Rural Alaska

2 Alaska tribes receive federal funds for new meat processing programs

A new grant from the U.S. Department of Agriculture is sending more than a million dollars to Alaska to help communities process meat locally.

The Indigenous Animals Harvesting and Meat Processing Grant Program was established to help tribal nations “expand or enhance indigenous animals and meat processing capacity in Indian Country.” The program is part of the Biden administration’s push to increase “food sovereignty” with partners in tribal government, according to a statement from the Department of Agriculture.

“This Administration is listening and incorporating Tribal and Indigenous Knowledge to encourage the processing and distribution of affordable, healthy animal proteins that have sustained Alaskans from time immemorial,” wrote USDA State Administrator Julia Hnilicka.

The Alutiiq Tribe of Old Harbor on Kodiak Island is receiving $1 million to purchase and renovate an idle processing facility, which will be used to handle both fish and game, including bison from a herd managed by the tribe. The release notes that the community is contending with diminished fish stocks as a result of climate change, affecting residents’ food security.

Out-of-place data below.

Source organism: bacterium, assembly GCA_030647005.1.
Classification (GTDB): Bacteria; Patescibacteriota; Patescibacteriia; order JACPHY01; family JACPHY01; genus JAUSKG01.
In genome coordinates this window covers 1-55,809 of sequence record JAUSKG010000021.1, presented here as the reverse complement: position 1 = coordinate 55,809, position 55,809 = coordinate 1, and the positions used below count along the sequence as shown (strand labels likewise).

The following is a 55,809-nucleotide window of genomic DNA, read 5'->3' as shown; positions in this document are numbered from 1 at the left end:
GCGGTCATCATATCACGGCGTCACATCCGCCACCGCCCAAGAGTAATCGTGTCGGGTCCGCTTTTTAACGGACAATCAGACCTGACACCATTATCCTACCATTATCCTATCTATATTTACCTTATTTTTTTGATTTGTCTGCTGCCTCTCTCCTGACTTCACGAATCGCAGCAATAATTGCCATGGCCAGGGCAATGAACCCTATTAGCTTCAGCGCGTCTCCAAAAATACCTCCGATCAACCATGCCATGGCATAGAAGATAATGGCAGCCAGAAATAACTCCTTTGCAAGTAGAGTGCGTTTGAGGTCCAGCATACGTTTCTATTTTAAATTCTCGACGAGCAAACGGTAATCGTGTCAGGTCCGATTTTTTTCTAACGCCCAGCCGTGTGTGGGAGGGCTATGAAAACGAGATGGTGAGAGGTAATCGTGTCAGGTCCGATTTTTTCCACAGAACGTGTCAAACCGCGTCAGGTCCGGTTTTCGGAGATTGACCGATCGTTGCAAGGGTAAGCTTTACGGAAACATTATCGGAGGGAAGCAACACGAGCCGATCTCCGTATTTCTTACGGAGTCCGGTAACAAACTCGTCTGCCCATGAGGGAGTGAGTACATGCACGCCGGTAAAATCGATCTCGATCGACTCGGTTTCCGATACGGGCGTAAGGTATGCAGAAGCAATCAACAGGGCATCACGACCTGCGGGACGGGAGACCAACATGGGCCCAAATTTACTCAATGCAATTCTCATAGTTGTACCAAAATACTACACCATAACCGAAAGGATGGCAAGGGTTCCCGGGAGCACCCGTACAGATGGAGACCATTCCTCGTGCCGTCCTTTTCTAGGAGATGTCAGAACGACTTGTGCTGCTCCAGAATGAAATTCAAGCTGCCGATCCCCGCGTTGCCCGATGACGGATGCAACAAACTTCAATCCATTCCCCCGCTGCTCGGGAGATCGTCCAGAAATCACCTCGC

The second grant designates $668,000 for the Tribal Government of St. Paul in the Bering Sea, which aims to reestablish a system for butchering and selling reindeer meat on the island.

“The project will increase the availability of locally sourced organic meat products and drive profits back to the island. It also will help Tribal members remember, relearn and practice traditional herding techniques important to the cultural heritage of the island,” according to the release.

USDA made up to $50 million available under the grant program, with no match requirement from tribes applying to it.

Zachariah Hughes

Zachariah Hughes covers Anchorage government, the military, dog mushing, subsistence issues and general assignments for the Anchorage Daily News. He also helps produce the ADN's weekly politics podcast. Prior to joining the ADN, he worked in Alaska’s public radio network, and got his start in journalism at KNOM in Nome.